Top basketball players of the century: Girls No. 2, Kathleen Doyle of Benet
Benet coach Joe Kilbride likens Kathleen Doyle to a Swiss Army knife on the basketball floor.
"She's got that ability to see what the team needs for me to win and then go provide that, whatever it is," Kilbride said.
Often Doyle let her teammates provide the scoring, finding other ways to contribute.
The result, of course, was two consecutive state championships her final two seasons in high school, 2015 and 2016.
Individual awards also came her way. She was a two-time first-team all-state player and Ms. Basketball as a senior. She was the player of the year in the East Suburban Catholic Conference and an All-America pick in 2016.
All told Doyle finished with 1,636 points in 133 games, second by 2 points in school history. She holds the school marks for all-time steals and assists and is in the top five in rebounds.
But stats tell just part of the story.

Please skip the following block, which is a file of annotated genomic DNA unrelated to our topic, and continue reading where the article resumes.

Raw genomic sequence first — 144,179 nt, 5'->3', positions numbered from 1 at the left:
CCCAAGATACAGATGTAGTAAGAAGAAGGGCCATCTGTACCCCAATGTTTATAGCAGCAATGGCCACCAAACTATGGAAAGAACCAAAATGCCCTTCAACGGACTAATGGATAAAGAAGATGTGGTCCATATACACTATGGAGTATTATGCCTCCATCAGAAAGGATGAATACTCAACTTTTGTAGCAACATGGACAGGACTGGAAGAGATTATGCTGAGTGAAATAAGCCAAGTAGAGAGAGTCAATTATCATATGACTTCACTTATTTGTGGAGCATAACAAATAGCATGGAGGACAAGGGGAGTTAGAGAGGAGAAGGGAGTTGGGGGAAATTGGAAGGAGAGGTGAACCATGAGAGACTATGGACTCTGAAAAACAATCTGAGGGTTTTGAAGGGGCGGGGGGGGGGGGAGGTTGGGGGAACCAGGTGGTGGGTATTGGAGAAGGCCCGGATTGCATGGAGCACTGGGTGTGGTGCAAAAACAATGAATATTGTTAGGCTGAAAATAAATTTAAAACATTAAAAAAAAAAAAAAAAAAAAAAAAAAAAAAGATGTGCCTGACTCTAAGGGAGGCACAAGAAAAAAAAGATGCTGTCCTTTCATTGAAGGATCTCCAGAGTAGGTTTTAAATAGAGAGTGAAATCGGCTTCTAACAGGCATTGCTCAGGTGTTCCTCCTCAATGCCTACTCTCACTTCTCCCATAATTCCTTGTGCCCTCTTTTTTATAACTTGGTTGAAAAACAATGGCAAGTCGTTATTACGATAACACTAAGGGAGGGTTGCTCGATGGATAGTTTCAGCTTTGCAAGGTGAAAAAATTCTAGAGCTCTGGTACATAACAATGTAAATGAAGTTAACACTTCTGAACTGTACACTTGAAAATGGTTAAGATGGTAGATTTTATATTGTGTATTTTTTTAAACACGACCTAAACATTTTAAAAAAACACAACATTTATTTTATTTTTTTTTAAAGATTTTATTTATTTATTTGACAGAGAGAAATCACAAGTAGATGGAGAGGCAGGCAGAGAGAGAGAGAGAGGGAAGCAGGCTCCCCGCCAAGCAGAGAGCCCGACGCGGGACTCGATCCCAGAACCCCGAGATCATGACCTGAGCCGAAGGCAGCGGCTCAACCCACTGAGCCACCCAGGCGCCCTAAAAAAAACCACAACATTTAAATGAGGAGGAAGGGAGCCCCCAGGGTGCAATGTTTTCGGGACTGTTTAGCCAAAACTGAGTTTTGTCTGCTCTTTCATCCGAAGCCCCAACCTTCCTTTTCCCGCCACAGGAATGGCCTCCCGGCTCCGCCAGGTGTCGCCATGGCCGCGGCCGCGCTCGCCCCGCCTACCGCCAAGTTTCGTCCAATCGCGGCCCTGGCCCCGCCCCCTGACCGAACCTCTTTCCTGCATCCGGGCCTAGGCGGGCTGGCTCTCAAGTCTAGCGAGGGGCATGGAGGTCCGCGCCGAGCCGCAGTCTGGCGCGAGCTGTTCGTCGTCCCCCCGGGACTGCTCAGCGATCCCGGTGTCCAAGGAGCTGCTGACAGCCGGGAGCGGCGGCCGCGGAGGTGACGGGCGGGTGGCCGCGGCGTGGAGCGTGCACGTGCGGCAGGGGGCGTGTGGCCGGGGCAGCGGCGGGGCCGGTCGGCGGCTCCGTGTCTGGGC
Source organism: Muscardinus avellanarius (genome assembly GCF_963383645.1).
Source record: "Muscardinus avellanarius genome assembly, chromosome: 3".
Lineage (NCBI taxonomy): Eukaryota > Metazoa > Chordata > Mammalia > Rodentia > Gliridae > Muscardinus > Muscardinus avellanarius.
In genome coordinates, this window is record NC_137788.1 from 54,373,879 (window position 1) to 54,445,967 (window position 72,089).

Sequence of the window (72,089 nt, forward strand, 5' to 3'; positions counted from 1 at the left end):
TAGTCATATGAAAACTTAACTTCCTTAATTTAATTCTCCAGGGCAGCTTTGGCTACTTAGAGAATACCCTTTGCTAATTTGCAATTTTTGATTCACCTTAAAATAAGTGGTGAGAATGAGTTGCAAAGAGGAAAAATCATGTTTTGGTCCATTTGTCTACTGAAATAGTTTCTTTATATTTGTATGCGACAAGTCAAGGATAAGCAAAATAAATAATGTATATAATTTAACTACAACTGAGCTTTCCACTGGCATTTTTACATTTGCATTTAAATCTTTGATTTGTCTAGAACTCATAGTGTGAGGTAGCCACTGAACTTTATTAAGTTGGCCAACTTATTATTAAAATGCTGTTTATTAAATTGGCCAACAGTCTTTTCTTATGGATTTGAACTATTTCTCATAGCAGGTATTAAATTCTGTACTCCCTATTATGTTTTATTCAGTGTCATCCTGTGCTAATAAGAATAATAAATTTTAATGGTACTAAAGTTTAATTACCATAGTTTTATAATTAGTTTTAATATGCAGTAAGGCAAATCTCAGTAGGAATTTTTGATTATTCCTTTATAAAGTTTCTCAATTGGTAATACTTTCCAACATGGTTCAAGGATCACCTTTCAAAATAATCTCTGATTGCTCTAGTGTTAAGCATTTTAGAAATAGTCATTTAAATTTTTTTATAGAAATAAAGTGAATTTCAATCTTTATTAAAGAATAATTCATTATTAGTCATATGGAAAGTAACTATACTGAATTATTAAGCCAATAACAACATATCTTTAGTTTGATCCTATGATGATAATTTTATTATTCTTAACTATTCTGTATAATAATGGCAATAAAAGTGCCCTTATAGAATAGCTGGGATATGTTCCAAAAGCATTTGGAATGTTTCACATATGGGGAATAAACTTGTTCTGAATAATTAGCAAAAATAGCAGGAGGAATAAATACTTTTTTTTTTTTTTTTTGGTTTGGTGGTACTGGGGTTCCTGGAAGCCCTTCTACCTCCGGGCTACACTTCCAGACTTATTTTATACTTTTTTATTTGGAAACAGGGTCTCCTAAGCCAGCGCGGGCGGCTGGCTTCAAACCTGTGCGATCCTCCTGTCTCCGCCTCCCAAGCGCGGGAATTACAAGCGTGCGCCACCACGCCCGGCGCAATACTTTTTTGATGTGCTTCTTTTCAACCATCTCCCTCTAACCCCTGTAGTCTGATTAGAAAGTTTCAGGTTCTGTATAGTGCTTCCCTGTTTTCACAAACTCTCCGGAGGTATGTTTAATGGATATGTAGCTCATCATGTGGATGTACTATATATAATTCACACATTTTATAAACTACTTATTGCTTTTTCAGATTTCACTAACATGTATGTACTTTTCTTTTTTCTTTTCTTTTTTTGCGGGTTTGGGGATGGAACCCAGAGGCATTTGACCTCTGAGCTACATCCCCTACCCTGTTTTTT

"Kathleen was just a winner. She honestly could have had mind-boggling stats, but that wasn't what she was about," Kilbride said. "In games that didn't really matter she didn't even try to score. She'd go get 10 points and 10 assists instead of putting up shots.
"She just kind of understood that whatever we needed her to do to win, that's what she would go do. Whether it was defend, rebound, score, facilitate, whatever. She just was a winner. Still is."
Not only did she not need to score for Benet to win, she often just didn't care about scoring, a trait that remains a key part of her game.
"She was one of those rare players who can score 5 points and dominate a game. It's an uncanny ability," said Kilbride, who believes Doyle is the best player in Benet's impressive basketball history, regardless of gender.
Doyle played four seasons at Iowa, where she was named Big Ten Player of the Year this spring. She was drafted by the Indiana Fever in the WNBA Draft.
She was a 5-foot-9 point guard with such great athleticism that she usually jumped center instead of taller teammates. She could play the post or guard the post as needed and make life miserable for her opponent.
"I do think people overlook how good an athlete she is," Kilbride said. "She's an exceptional athlete. But she's an elite competitor in terms of her understanding, grit and determination."